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Chapter Eleven

In the Pump Room

The next morning George and Bess, with their maid Nancy, stood in the midst of a crowd of suffering, sweltering humanity, all attired in identical white terry-cloth bathrobes, in what was called "the Pump Room." This name was taken from the gathering-places of those who sought to drink the waters in fashionable British spas. Here, at Spring Rock, there were waters, but these were a decidedly secondary attraction. "The Pump Room" had no waters on offer, and no pump. But it was a gathering place, there was much socialization, and people came here, thinking to see and to be seen. They were soon disillusioned. There was not much to display, nor much to gawk at, when everyone had to submit to the leveling sartorial discipline of the white fuzzy robe.

          But talk people could, and they did so with no little abandon.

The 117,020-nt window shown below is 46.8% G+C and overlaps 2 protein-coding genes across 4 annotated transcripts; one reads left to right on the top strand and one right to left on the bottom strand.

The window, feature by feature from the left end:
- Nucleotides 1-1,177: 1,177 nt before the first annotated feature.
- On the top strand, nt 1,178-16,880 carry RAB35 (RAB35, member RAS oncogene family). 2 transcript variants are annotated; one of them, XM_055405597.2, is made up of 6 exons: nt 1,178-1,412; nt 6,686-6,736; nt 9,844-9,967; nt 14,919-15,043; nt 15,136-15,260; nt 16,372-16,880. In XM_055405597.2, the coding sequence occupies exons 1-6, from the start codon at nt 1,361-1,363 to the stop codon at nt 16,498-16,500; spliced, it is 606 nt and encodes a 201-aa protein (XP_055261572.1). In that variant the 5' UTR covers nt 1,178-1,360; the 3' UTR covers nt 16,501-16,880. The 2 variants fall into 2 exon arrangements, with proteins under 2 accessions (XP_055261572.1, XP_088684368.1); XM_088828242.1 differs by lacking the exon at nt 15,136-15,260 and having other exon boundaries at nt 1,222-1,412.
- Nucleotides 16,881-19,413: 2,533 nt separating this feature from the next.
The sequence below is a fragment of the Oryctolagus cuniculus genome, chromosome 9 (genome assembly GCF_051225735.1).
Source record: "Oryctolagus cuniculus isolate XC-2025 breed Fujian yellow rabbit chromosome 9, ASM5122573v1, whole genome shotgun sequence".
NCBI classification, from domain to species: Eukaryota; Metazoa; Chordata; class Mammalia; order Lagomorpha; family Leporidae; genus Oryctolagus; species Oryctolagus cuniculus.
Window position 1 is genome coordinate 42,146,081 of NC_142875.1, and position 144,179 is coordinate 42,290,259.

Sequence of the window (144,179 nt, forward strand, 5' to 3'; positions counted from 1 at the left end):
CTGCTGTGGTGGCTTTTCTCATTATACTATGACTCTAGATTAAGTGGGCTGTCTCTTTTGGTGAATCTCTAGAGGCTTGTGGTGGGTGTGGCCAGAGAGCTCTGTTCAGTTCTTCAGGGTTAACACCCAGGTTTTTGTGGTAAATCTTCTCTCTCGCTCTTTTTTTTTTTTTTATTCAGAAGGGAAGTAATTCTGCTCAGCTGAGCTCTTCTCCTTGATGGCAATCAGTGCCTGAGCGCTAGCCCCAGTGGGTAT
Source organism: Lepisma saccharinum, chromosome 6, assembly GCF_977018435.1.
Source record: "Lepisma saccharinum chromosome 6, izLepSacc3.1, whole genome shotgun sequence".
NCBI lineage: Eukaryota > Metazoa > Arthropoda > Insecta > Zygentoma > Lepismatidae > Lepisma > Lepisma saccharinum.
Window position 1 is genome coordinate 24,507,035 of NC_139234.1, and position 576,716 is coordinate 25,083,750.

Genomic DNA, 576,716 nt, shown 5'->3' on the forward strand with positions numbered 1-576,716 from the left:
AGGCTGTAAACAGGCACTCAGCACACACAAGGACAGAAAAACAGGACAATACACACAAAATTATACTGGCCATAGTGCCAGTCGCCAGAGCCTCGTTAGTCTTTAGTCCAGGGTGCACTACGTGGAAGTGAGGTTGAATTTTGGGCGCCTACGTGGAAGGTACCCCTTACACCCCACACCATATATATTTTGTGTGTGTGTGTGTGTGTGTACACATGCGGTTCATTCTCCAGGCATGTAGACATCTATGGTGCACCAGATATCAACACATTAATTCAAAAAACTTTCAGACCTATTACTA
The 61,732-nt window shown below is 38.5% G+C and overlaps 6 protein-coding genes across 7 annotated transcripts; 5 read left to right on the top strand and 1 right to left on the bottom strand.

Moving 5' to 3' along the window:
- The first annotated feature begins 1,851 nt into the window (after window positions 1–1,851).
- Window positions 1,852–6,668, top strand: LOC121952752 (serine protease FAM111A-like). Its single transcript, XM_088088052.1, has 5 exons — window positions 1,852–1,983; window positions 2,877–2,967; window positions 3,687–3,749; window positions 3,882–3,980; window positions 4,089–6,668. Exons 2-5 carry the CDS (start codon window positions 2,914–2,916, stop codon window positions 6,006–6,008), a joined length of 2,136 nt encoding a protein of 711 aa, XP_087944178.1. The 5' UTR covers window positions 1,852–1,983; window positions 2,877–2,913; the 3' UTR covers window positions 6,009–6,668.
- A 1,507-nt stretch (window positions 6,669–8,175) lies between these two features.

One middle-aged man, loquacious and with a strident nasal tone, soon began to dominate the conversation in the area adjacent to the River Heights cousins.

          "Lady Dorrance, I beg to differ with you," he was saying. "The human body is a chaste temple, whatever part of it you might wish to consider. Even the effluents that come forth, from no matter which orifice, are to a great degree, blessed. For instance, let us dilate upon the menses. The blood that monthly issues from the hymeneal cavities of women, gracious beings all, is not something to be shamefully hidden or casually flushed away. It is, in a profound sense, the elixir of life. I have respectfully gathered and prayerfully quaffed this precious nectar-from my mother, my aunt, my sister, my wife . . ."

          Several ladies present blushed, others turned away their faces. George rolled up her eyes. She had once toured as Rita in Uncommon Women and Others.

          "And nothing is so salubrious as spit," the authoritative man went on. "I spit all the time because it nourishes the world all around me, and saliva comes up from within me like an inexhaustable well."

          To demonstate, he began to spit, first at Lady Dorrance, then upon her several companions. They skittered back, increasing their distance from this geyser in human form.